HAVE YOU noticed the growing trend of children and teens who believe the world owes them something? They feel

entitled to the good life, preferably without any effort on their part.

The recipe that leads to this self-centered attitude in children usually contains a guilt-ridden parent or two and a child who watches an average of 40,000 slick commercials each year. The children want; the parents give; the parents feel less guilty.

Here is one common scenario: Many parents — especially mothers — feel guilty for working long hours away from home. Some try to make it up to their children by doing and buying more and expecting less from them. Before long, they become indulgent, permissive parents; they cannot say "no" to their children. The children become self-centered and demanding. The term "spoiled brat" comes to mind. Permissive parenting seldom has a positive outcome for children.

If this issue resonates with your family, refocus your efforts by promoting what is important in life: family and friends, the values of compassion and honesty, helping others (have your kids volunteer for the sick or needy), religious beliefs, working toward an important goal, etc. Assign household chores. Listen carefully when they talk. Remember, they need your love, boundaries and discipline more than the material things you can give them.

The first contributor below has an additional tip on this subject. Thanks to the readers who sent in a kid tip this week.

Focus on a vision for your children

Think of the qualities you hope your child will have when she enters adulthood. If you focus on this vision as you make decisions pertaining to your child, the vision probably will come true. I call it "tunnel vision," and I have found it to be a gift in raising my three children.

— Barbara B.,

Clinton Township, Mich.

Traveling baby monitor

A baby monitor can be just as useful on the go as it is at home. It can be used for overnight visits to a relative's home or for naps at a hotel. On a recent trip to Hawaii, my husband and I placed the microphone next to our baby's crib in our two-room hotel so we could monitor her naps while we sat and talked on our hotel-room balcony. We took the monitor's receiver with us onto the balcony. Even with the sliding door shut to reduce the noise in the room, we could hear any noise she made.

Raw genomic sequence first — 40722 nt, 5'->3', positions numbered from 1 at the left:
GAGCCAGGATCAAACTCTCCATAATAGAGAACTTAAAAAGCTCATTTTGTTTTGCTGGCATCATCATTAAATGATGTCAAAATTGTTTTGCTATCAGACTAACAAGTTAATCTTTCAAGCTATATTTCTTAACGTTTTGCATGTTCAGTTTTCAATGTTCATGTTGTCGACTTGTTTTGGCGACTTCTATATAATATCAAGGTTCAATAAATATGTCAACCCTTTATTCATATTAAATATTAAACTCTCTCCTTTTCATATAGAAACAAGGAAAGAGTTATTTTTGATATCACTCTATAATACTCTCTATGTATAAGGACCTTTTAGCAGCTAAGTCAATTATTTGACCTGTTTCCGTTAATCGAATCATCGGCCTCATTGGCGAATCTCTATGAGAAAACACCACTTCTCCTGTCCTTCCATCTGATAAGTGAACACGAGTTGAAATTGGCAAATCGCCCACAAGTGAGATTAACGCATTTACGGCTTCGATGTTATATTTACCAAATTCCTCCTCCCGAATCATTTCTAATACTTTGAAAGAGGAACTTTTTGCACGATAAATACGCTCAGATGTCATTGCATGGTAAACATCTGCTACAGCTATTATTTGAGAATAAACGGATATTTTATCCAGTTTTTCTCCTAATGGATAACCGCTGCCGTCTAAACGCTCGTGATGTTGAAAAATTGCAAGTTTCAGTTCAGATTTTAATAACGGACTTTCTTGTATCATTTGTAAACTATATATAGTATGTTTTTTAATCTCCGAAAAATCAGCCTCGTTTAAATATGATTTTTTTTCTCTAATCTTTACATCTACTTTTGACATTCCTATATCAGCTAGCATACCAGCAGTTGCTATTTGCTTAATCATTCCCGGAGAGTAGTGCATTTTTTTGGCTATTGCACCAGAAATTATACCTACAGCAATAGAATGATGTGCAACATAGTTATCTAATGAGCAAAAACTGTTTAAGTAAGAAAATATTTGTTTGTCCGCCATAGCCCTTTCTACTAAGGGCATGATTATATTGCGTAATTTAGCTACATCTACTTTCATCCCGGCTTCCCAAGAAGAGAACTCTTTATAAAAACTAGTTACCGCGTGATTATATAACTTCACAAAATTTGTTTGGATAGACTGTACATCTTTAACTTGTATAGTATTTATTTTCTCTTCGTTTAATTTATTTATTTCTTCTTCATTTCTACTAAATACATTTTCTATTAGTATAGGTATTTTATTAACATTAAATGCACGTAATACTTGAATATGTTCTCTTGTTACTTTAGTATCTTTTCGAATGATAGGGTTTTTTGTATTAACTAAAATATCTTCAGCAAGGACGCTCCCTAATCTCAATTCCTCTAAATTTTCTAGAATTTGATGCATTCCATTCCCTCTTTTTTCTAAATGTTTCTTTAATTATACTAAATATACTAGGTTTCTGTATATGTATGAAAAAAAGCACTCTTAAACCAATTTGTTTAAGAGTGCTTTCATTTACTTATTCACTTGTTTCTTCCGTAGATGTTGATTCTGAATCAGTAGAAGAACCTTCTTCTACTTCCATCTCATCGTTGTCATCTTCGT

— I.B., Portland, Ore.

Join your child in a tantrum

The next time your child has a temper tantrum, join in on the fun. Mimic your child so he can see how silly his rants and raves look to others. Stamp your feet, act as if you're crying, pound the walls, etc. Your child will probably be so amazed by your antics that he will stop to watch you. After watching your act a few times, he might acquire other ways to deal with his temper.

— Thomas C., Livermore

Note: I tried this with one of my daughters many years ago. My wife was quite entertained! (T.M.)

Invite another family along

When our children were teenagers, we used to go on vacation with another family who also had teenagers. Our teens had companions to hang out with, and my husband and I enjoyed the company of the other parents. Occasionally, one set of parents would stay with the teens while the other went out for the evening. Whether it was camping, renting a houseboat or going on a short cruise, we all had a great time.

— I.L.T., Spokane, Wash.

No hands free for shopping spree

When you are going shopping and don't want your child touching anything in the store, make sure he takes a stuffed animal or favorite toy along. If he has something in both hands, he can't pick up anything in the store.

— L. Williams, Highland Heights, Ky.

Every parent has a favorite parenting tip. Send yours to tom@kidtips.com, call (925)461-6080 (fax/voice message) or write to Kid Tips, 888 Seventh Ave., New York, NY 10019. Tom McMahon is a syndicated columnist, college professor and author of the books "Kid Tips" and "Teen Tips." Visit his Web site at http://www.kidtips.com. Always keep safety, age appropriateness and your intimate knowledge of your own child in mind when considering use of any tip.

Many parents feel guilty for working long hours away from home. Some try to make it up to their children by doing and buying more and expecting less from them. The children become self-centered and demanding. Permissive parenting seldom has a

positive outcome for children.